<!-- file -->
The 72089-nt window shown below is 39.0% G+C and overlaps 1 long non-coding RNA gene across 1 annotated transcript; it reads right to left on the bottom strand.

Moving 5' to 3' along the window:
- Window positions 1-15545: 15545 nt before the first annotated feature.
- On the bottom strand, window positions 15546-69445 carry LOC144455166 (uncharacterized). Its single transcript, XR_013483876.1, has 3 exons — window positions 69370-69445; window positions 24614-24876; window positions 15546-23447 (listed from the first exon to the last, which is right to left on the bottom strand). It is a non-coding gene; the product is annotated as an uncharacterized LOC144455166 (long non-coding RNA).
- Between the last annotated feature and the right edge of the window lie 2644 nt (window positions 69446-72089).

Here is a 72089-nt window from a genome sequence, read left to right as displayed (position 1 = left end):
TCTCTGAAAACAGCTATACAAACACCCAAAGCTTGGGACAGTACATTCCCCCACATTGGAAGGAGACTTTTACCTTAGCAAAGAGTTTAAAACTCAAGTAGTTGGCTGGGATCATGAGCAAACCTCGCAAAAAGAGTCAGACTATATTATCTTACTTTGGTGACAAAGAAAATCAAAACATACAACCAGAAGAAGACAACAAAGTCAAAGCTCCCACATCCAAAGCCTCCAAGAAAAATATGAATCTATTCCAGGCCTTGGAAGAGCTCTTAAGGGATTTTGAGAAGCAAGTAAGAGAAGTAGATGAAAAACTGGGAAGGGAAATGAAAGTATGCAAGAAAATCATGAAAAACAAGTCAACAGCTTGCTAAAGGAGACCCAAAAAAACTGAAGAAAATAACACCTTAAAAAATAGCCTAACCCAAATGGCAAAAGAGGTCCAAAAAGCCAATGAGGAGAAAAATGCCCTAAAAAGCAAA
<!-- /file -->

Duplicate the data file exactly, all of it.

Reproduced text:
The 72089-nt window shown below is 39.0% G+C and overlaps 1 long non-coding RNA gene across 1 annotated transcript; it reads right to left on the bottom strand.

Moving 5' to 3' along the window:
- Window positions 1-15545: 15545 nt before the first annotated feature.
- On the bottom strand, window positions 15546-69445 carry LOC144455166 (uncharacterized). Its single transcript, XR_013483876.1, has 3 exons — window positions 69370-69445; window positions 24614-24876; window positions 15546-23447 (listed from the first exon to the last, which is right to left on the bottom strand). It is a non-coding gene; the product is annotated as an uncharacterized LOC144455166 (long non-coding RNA).
- Between the last annotated feature and the right edge of the window lie 2644 nt (window positions 69446-72089).

Here is a 72089-nt window from a genome sequence, read left to right as displayed (position 1 = left end):
TCTCTGAAAACAGCTATACAAACACCCAAAGCTTGGGACAGTACATTCCCCCACATTGGAAGGAGACTTTTACCTTAGCAAAGAGTTTAAAACTCAAGTAGTTGGCTGGGATCATGAGCAAACCTCGCAAAAAGAGTCAGACTATATTATCTTACTTTGGTGACAAAGAAAATCAAAACATACAACCAGAAGAAGACAACAAAGTCAAAGCTCCCACATCCAAAGCCTCCAAGAAAAATATGAATCTATTCCAGGCCTTGGAAGAGCTCTTAAGGGATTTTGAGAAGCAAGTAAGAGAAGTAGATGAAAAACTGGGAAGGGAAATGAAAGTATGCAAGAAAATCATGAAAAACAAGTCAACAGCTTGCTAAAGGAGACCCAAAAAAACTGAAGAAAATAACACCTTAAAAAATAGCCTAACCCAAATGGCAAAAGAGGTCCAAAAAGCCAATGAGGAGAAAAATGCCCTAAAAAGCAAA